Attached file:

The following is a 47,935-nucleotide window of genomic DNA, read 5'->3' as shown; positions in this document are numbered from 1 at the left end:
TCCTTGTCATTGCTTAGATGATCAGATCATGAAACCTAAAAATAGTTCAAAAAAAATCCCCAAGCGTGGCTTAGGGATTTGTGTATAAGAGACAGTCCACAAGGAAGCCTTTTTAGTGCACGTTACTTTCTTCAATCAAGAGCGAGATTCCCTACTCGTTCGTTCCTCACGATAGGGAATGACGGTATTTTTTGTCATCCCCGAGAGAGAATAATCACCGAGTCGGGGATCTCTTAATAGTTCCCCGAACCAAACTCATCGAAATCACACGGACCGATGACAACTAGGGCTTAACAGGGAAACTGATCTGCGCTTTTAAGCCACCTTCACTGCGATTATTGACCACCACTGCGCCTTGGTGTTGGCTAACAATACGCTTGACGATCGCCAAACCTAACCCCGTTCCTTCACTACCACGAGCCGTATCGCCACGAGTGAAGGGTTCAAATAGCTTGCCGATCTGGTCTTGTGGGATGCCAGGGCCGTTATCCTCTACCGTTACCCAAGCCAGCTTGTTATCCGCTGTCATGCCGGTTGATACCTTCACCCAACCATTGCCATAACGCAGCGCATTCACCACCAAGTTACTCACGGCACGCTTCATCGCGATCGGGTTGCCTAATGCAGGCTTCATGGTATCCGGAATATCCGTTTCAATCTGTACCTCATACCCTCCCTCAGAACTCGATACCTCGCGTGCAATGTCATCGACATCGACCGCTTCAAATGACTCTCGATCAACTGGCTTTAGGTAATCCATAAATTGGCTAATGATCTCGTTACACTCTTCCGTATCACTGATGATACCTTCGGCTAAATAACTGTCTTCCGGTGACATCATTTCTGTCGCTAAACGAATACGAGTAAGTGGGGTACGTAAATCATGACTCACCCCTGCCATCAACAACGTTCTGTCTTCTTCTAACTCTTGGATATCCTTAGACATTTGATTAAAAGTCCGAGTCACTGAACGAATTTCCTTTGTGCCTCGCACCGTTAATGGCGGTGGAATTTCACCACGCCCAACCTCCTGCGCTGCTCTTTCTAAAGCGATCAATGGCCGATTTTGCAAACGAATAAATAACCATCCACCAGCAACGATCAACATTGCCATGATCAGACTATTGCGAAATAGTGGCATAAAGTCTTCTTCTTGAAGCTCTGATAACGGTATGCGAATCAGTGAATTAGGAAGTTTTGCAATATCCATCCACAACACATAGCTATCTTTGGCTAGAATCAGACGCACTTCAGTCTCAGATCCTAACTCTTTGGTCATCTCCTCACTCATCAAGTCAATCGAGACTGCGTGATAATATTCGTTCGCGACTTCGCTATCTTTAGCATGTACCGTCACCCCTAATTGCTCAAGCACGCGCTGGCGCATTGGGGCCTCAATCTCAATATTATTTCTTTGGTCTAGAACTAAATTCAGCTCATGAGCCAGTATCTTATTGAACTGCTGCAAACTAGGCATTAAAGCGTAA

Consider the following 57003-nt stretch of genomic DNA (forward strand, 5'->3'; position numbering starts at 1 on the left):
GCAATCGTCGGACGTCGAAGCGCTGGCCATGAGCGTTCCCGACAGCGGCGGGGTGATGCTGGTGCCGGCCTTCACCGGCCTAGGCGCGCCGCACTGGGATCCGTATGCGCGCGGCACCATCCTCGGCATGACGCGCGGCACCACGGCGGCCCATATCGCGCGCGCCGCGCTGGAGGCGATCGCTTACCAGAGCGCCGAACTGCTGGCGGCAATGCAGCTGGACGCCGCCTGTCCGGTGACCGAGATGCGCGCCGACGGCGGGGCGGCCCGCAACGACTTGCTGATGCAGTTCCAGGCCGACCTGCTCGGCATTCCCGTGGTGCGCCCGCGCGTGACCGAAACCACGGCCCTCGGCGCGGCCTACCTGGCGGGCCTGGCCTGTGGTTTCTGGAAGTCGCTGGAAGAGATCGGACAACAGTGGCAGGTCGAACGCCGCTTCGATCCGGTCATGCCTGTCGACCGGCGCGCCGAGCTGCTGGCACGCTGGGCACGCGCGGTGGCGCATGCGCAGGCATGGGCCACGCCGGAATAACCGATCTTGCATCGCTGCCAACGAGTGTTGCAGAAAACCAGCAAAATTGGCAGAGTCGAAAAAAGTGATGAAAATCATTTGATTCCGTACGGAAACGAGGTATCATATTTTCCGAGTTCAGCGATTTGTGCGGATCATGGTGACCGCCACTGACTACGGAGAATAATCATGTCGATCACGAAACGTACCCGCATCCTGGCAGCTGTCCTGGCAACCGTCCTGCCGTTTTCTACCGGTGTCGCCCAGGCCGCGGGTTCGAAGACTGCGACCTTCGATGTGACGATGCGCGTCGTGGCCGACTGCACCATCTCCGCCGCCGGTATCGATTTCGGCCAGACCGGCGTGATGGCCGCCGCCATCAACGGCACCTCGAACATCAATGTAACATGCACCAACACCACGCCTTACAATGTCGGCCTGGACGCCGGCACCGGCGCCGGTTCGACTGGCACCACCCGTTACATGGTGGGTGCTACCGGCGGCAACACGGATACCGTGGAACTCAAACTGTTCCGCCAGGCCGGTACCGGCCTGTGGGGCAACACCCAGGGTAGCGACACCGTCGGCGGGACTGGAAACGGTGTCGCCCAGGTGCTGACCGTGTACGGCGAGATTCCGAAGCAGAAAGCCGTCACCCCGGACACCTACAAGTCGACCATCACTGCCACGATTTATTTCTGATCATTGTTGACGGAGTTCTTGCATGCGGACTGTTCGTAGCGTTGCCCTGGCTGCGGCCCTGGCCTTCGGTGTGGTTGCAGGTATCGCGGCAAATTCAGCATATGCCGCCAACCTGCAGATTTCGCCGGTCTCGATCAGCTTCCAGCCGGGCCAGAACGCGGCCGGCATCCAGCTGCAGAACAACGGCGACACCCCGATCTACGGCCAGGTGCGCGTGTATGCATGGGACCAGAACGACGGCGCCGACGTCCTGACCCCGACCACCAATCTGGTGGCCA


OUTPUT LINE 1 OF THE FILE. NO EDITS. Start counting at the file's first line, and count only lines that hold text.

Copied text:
The following is a 47,935-nucleotide window of genomic DNA, read 5'->3' as shown; positions in this document are numbered from 1 at the left end: